The Supreme Court had the opportunity to take on a landmark rape case, but it has declined to do so.
The decision was unanimous save one justice, Justice Clarence Thomas.
Thomas, in turn, issued a scathing defense in calling out what many perceive to be a wrong that should have been long ago corrected.
Take the Case
Currently, women in the military who are raped are not entitled to sue the government due to a precedent that was set roughly 70 years ago.
The majority used a 1950 precedent to decline “Jane Doe” her right to sue the government as a military member who had been raped.
The precedent cited the Federal Tort Claims Act.
Eight of the nine justices agreed with the precedent, but Thomas did not and wrote the dissent for the case.
Thomas took the approach that the precedent was only a small part of the picture and clearly did not reflect sexual assault cases taking place at a military academy.
Thomas maintains that the precedent set in the Feres v. United States was wrong, period.
He stated, “Under our precedent, if two Pentagon employees— one civilian and one a servicemember—are hit by a bus in the Pentagon parking lot and sue, it may be that only the civilian would have a chance to litigate his claim on the merits.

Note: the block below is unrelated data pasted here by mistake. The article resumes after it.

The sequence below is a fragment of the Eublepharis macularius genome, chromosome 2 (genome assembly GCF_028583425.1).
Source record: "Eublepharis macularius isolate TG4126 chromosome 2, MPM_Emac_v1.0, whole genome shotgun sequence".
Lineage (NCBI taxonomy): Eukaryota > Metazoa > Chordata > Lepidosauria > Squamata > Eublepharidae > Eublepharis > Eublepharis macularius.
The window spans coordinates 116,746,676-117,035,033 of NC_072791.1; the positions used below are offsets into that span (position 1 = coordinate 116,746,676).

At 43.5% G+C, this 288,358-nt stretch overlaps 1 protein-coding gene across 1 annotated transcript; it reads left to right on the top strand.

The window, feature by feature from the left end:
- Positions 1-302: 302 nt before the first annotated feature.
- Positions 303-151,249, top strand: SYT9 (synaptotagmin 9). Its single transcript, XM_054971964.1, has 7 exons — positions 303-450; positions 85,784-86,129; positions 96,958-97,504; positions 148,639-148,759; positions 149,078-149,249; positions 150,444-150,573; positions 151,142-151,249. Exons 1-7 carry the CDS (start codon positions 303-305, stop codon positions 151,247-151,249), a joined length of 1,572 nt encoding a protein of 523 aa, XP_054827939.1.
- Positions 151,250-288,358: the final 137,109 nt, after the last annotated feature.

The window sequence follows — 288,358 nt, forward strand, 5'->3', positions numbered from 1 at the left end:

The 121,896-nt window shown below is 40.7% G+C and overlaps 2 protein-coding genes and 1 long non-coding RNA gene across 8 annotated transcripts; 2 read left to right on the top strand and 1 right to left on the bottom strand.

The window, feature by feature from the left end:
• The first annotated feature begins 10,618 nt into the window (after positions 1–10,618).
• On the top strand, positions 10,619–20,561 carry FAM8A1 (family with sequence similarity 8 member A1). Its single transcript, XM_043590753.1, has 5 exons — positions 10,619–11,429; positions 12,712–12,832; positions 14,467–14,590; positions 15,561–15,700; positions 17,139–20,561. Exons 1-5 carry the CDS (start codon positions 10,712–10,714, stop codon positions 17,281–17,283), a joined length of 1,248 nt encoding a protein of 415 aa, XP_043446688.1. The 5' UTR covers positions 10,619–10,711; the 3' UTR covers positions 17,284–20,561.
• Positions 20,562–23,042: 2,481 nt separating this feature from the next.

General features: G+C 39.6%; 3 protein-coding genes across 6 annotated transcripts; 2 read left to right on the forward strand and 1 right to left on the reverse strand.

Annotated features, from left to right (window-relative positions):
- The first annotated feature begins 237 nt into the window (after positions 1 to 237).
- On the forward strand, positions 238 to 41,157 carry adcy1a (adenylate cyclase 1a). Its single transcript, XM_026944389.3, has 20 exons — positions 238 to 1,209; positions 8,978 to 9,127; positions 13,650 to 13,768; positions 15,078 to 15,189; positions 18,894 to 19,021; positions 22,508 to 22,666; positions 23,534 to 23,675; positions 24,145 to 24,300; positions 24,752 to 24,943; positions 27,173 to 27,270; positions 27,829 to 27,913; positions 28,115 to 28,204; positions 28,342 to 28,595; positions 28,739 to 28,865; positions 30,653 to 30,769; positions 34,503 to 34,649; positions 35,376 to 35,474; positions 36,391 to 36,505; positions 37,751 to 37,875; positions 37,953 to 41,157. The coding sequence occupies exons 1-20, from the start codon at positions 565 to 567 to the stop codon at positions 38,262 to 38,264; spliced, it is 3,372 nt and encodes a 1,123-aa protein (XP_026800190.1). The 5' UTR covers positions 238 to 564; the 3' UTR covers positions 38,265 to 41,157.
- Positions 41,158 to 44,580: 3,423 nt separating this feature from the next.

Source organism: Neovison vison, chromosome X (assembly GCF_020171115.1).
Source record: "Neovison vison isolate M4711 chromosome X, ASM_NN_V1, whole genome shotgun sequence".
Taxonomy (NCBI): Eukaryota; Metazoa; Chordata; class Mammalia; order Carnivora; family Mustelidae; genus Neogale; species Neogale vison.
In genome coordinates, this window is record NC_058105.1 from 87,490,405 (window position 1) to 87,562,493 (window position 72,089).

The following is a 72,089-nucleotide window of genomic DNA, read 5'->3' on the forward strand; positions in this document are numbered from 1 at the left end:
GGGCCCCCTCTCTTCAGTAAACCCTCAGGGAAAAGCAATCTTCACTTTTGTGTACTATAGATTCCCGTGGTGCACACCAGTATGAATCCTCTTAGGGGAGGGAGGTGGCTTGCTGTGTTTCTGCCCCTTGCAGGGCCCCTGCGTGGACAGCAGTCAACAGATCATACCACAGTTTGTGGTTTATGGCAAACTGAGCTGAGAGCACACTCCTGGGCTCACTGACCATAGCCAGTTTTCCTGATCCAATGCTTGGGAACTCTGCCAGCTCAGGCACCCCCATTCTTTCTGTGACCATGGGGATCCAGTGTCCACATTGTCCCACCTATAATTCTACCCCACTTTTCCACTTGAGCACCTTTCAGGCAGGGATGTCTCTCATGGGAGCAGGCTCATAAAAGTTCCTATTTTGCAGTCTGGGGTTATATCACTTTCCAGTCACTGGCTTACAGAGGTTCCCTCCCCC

“Nothing in the text of the Act requires this disparate treatment.”
Thomas continued, “Perhaps the Court is hesitant to take up this issue at all because it would require fiddling with a 70-year-old precedent that is demonstrably wrong.
“But if the Feres doctrine is so wrong that we cannot figure out how to rein it in, then the better answer is to bid it farewell.”
The problem has gotten so bad, in fact, that a bipartisan cast of all-star Senators has backed legislation to address the issue.
Among those supporting a change in how the military addresses these cases are Senators Ted Cruz (R-TX), Chuck Grassley (R-IW), Kirsten Gillibrand (D-N.Y.), Mark Kelly (D-AZ), and Richard Blumenthal (D-CT).
Gillibrand stated, “Sexual assault in our military is an epidemic and it’s clear that the current system is not working for survivors.
“Despite repeated efforts to protect our women and men in uniform rates of harassment and assault continue to rise while prosecutions decline.”
Senator Joni Ernst (R-IO), a combat commander and a victim of sexual assault, also made a statement on the matter…
Sexual assault has no place in our military—or anywhere else—and it’s far past time we take more steps toward preventing and reducing these heart-wrenching crimes.
— Joni Ernst (@SenJoniErnst) April 29, 2021
I cannot help but think of the movie “The General’s Daughter” as an example of the lengths to which the military will go to cover up sexual assault cases.
This is clearly a problem that must be dealt with and since the court is kicking the can down the road, it will now be up to our legislators to get it right.
Source: Fox News